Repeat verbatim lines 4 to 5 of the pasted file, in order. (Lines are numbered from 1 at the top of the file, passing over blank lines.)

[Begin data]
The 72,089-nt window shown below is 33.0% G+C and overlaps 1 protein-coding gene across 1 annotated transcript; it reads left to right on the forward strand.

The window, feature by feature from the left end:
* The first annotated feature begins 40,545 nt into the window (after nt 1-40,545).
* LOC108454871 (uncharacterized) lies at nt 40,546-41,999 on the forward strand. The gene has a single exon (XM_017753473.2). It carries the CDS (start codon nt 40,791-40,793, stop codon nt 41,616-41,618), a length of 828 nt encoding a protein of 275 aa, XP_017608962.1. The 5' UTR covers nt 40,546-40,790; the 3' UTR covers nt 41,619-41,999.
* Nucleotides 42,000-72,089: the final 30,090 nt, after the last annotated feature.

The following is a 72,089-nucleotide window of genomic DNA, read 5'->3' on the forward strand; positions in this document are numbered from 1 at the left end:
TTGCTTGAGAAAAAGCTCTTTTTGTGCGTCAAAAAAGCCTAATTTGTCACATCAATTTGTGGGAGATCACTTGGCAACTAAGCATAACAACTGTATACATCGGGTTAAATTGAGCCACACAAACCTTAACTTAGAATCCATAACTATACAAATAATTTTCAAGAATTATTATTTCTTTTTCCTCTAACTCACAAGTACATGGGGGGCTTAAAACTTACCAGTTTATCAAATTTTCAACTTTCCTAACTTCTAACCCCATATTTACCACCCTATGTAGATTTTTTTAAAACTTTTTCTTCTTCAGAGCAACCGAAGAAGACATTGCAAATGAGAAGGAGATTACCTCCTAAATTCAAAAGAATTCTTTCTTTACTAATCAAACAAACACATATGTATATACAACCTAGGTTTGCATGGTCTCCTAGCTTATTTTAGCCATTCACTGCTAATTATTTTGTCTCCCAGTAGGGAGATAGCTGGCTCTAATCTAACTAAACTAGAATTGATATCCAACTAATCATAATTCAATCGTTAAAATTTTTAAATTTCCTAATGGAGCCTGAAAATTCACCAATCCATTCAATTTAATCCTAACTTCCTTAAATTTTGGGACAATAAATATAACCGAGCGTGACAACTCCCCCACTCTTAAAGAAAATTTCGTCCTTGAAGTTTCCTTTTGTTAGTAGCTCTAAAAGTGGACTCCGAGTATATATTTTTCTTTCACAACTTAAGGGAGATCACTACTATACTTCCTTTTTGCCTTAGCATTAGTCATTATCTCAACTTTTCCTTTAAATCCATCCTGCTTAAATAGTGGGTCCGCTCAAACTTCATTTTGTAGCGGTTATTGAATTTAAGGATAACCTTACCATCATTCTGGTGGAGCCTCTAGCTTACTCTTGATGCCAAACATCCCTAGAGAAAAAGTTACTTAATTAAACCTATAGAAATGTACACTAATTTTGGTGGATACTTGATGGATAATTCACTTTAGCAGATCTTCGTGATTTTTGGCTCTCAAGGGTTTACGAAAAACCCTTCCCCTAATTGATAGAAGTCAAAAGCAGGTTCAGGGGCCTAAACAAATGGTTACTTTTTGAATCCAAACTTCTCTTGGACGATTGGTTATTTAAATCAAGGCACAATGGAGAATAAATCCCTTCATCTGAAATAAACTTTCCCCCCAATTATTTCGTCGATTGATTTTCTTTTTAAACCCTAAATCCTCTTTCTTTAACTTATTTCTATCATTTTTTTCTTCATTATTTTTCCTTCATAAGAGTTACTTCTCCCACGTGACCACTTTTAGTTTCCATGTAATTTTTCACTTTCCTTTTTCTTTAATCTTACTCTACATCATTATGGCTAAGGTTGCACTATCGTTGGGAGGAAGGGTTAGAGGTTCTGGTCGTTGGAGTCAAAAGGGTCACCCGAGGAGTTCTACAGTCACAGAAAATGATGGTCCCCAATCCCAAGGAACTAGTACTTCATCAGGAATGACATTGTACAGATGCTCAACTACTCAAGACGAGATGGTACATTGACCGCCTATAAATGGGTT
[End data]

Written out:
* LOC108454871 (uncharacterized) lies at nt 40,546-41,999 on the forward strand. The gene has a single exon (XM_017753473.2). It carries the CDS (start codon nt 40,791-40,793, stop codon nt 41,616-41,618), a length of 828 nt encoding a protein of 275 aa, XP_017608962.1. The 5' UTR covers nt 40,546-40,790; the 3' UTR covers nt 41,619-41,999.
* Nucleotides 42,000-72,089: the final 30,090 nt, after the last annotated feature.